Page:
Sumlin took over for the Aggies in 2012 after a four-year tenure with Houston, where he posted a 35-17 record, going an impressive 12-1 in his final campaign with the Cougars. He continued his success from Houston in his first season in College Station, with the Aggies finishing the year with an 11-2 record and a victory in the Cotton Bowl. Not only did Sumlin finish with great team success, but he also developed Johnny Manziel into Texas A&M’s second Heisman Trophy winner, presenting college football with one of the most electrifying players the game has ever seen.
The issue Kevin Sumlin faced after his first season is that he set the bar too high for himself. Sumlin outdid what everyone thought he was going to do in his first year by a longshot. He started his time with Texas A&M the same year that the Aggies were to begin their inaugural season in the SEC, arguably the toughest conference in all of football. A&M was coming into the SEC with an unproven, untested redshirt freshman starting at quarterback and a less than stellar track record, having only won two bowl games between 2000-2011. The Aggies were poised for a below average season, yet the dynamic duo of Sumlin and Manziel shocked the nation and had one of the most memorable seasons in Texas A&M history.
In Sumlin’s second run with the Aggies the team ended up falling short of expectations. With the return of Johnny Manziel and Mike Evans, Aggieland thought it was poised for a championship run, but in the end Sumlin posted a 9-4 record with a victory in the Chik-fil-A Bowl. This was a solid, yet still disappointing season for a team with such a star-studded roster. Nevertheless, Sumlin was still off to a hot start at Texas A&M, posting a 20-6 record along with two impressive bowl wins in his first two seasons.
The next three years of Sumlin’s career with A&M, however, can be described as a continuous disappointment. He hasn’t necessarily had a bad season, but the expectations have been so great and his performance has been so average that he’s been consistently letting down the Aggieland hopefuls. In each season since 2014 the Aggies have posted an 8-5 record, with a .500 or below record in SEC play. The Aggies have made a bowl game in each of the five seasons Sumlin has been with them, but have lost the past two in 2015 and 2016, which does not bode well for Sumlin’s case to stay at A&M. Ever since Manziel and Evans left for the NFL draft after the 2013 season, Sumlin can’t seem to come up with the magic that he had in those first two seasons. He always gets A&M fans outrageously excited for the season and how well the Aggies are going to do by starting off the year 5-0 and getting a Top 10 ranking, but once SEC play starts, everything falls apart. Every. Single. Year. He starts the year 5-0, yet finishes 8-5 and gets a subpar bowl.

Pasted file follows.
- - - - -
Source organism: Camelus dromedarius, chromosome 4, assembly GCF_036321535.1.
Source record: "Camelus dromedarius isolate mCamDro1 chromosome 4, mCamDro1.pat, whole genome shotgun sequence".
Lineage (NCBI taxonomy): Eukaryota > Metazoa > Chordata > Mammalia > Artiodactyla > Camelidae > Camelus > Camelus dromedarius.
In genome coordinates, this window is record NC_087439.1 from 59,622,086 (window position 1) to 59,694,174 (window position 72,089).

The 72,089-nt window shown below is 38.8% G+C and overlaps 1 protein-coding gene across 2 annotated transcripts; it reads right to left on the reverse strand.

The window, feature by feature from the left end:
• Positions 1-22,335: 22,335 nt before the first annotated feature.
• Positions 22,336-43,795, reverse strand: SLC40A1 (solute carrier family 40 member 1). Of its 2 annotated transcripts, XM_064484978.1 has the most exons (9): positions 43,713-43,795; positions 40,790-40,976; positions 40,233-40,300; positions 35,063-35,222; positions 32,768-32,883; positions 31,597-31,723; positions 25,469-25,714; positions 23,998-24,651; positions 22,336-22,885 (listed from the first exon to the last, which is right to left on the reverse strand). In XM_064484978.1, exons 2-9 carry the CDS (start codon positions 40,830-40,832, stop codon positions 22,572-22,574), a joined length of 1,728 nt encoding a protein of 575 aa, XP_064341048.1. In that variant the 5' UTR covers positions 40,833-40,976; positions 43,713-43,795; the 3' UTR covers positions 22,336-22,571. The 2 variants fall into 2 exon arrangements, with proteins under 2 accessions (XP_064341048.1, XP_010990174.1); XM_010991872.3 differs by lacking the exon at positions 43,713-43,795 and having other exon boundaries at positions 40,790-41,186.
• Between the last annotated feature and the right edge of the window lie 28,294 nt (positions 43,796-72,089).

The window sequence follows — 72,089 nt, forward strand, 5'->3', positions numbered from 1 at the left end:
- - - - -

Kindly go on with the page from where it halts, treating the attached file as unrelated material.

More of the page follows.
Kevin Sumlin’s job security has been decreasing every year since 2014 and this upcoming season is his last chance at redemption. He’ll have been feeling the pressure now for three years due to his steady decline in performance and his consistent spirit-dashing finishes he’s had the past three seasons. If Sumlin doesn’t win at least 9 games this season, clinch key SEC victories, and close out a quality bowl win, then there’s no way we see him back in College Station next fall.